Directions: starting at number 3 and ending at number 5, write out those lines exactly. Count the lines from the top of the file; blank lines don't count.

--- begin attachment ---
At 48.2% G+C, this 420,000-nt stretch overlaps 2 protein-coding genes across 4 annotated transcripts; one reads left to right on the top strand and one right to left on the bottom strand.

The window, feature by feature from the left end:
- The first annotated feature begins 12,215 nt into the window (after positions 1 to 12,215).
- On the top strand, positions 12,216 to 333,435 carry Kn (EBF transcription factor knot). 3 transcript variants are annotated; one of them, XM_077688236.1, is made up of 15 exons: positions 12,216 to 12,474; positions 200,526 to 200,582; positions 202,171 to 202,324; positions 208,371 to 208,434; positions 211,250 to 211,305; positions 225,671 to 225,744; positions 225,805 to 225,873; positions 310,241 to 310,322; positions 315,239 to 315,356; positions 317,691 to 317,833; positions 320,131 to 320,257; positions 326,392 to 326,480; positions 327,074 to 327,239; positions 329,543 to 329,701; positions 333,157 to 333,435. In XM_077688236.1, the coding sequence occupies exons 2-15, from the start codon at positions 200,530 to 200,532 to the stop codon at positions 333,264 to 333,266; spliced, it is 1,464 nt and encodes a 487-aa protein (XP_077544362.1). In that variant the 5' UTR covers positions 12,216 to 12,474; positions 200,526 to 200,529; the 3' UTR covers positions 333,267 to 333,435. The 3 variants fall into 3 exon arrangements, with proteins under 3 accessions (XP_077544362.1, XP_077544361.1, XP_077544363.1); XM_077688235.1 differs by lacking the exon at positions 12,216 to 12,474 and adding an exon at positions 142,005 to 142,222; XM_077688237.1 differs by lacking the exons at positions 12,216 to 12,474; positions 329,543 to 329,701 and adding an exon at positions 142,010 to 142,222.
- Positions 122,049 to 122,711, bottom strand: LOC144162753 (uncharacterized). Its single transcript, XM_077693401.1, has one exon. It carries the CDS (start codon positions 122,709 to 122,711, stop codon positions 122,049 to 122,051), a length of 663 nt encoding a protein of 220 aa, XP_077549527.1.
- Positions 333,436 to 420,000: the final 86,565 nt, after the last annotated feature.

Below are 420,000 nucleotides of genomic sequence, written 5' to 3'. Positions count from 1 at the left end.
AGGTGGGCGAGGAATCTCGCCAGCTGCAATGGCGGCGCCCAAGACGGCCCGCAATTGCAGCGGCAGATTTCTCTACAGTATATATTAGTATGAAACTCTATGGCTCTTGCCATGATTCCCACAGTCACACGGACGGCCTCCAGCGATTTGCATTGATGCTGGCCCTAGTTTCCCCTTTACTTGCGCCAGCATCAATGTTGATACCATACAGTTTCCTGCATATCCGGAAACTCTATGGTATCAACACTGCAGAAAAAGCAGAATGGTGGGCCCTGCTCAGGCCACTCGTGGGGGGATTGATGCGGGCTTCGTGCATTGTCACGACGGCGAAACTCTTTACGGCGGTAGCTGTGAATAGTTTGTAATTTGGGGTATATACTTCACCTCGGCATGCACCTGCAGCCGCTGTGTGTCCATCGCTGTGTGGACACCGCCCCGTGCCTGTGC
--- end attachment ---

- The first annotated feature begins 12,215 nt into the window (after positions 1 to 12,215).
- On the top strand, positions 12,216 to 333,435 carry Kn (EBF transcription factor knot). 3 transcript variants are annotated; one of them, XM_077688236.1, is made up of 15 exons: positions 12,216 to 12,474; positions 200,526 to 200,582; positions 202,171 to 202,324; positions 208,371 to 208,434; positions 211,250 to 211,305; positions 225,671 to 225,744; positions 225,805 to 225,873; positions 310,241 to 310,322; positions 315,239 to 315,356; positions 317,691 to 317,833; positions 320,131 to 320,257; positions 326,392 to 326,480; positions 327,074 to 327,239; positions 329,543 to 329,701; positions 333,157 to 333,435. In XM_077688236.1, the coding sequence occupies exons 2-15, from the start codon at positions 200,530 to 200,532 to the stop codon at positions 333,264 to 333,266; spliced, it is 1,464 nt and encodes a 487-aa protein (XP_077544362.1). In that variant the 5' UTR covers positions 12,216 to 12,474; positions 200,526 to 200,529; the 3' UTR covers positions 333,267 to 333,435. The 3 variants fall into 3 exon arrangements, with proteins under 3 accessions (XP_077544362.1, XP_077544361.1, XP_077544363.1); XM_077688235.1 differs by lacking the exon at positions 12,216 to 12,474 and adding an exon at positions 142,005 to 142,222; XM_077688237.1 differs by lacking the exons at positions 12,216 to 12,474; positions 329,543 to 329,701 and adding an exon at positions 142,010 to 142,222.
- Positions 122,049 to 122,711, bottom strand: LOC144162753 (uncharacterized). Its single transcript, XM_077693401.1, has one exon. It carries the CDS (start codon positions 122,709 to 122,711, stop codon positions 122,049 to 122,051), a length of 663 nt encoding a protein of 220 aa, XP_077549527.1.